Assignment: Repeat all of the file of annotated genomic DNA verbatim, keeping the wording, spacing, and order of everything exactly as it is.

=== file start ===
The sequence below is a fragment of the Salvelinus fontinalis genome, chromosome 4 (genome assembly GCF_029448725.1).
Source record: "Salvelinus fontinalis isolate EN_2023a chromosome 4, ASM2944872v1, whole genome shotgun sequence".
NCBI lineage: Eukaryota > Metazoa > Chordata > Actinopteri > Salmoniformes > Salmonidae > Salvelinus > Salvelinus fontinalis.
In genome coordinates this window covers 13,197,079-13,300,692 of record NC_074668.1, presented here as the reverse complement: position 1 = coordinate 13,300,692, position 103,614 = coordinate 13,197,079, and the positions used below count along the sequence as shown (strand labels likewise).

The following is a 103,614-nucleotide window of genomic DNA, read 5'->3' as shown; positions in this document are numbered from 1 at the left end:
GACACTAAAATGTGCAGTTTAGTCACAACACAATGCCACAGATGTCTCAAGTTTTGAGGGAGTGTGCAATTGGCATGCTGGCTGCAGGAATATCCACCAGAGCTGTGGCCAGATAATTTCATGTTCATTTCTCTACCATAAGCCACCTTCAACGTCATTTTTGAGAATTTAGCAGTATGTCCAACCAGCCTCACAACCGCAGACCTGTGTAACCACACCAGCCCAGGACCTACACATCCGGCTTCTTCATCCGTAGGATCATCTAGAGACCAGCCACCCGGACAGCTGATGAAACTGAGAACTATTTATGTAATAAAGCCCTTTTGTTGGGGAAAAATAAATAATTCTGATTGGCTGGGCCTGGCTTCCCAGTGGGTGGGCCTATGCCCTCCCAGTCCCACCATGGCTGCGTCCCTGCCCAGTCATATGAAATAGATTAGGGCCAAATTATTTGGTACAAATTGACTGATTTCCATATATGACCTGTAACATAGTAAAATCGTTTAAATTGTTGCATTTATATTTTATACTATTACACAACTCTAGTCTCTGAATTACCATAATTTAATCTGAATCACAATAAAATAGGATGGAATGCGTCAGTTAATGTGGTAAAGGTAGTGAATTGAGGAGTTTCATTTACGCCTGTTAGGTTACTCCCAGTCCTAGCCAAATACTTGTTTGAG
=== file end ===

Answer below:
The sequence below is a fragment of the Salvelinus fontinalis genome, chromosome 4 (genome assembly GCF_029448725.1).
Source record: "Salvelinus fontinalis isolate EN_2023a chromosome 4, ASM2944872v1, whole genome shotgun sequence".
NCBI lineage: Eukaryota > Metazoa > Chordata > Actinopteri > Salmoniformes > Salmonidae > Salvelinus > Salvelinus fontinalis.
In genome coordinates this window covers 13,197,079-13,300,692 of record NC_074668.1, presented here as the reverse complement: position 1 = coordinate 13,300,692, position 103,614 = coordinate 13,197,079, and the positions used below count along the sequence as shown (strand labels likewise).

The following is a 103,614-nucleotide window of genomic DNA, read 5'->3' as shown; positions in this document are numbered from 1 at the left end:
GACACTAAAATGTGCAGTTTAGTCACAACACAATGCCACAGATGTCTCAAGTTTTGAGGGAGTGTGCAATTGGCATGCTGGCTGCAGGAATATCCACCAGAGCTGTGGCCAGATAATTTCATGTTCATTTCTCTACCATAAGCCACCTTCAACGTCATTTTTGAGAATTTAGCAGTATGTCCAACCAGCCTCACAACCGCAGACCTGTGTAACCACACCAGCCCAGGACCTACACATCCGGCTTCTTCATCCGTAGGATCATCTAGAGACCAGCCACCCGGACAGCTGATGAAACTGAGAACTATTTATGTAATAAAGCCCTTTTGTTGGGGAAAAATAAATAATTCTGATTGGCTGGGCCTGGCTTCCCAGTGGGTGGGCCTATGCCCTCCCAGTCCCACCATGGCTGCGTCCCTGCCCAGTCATATGAAATAGATTAGGGCCAAATTATTTGGTACAAATTGACTGATTTCCATATATGACCTGTAACATAGTAAAATCGTTTAAATTGTTGCATTTATATTTTATACTATTACACAACTCTAGTCTCTGAATTACCATAATTTAATCTGAATCACAATAAAATAGGATGGAATGCGTCAGTTAATGTGGTAAAGGTAGTGAATTGAGGAGTTTCATTTACGCCTGTTAGGTTACTCCCAGTCCTAGCCAAATACTTGTTTGAG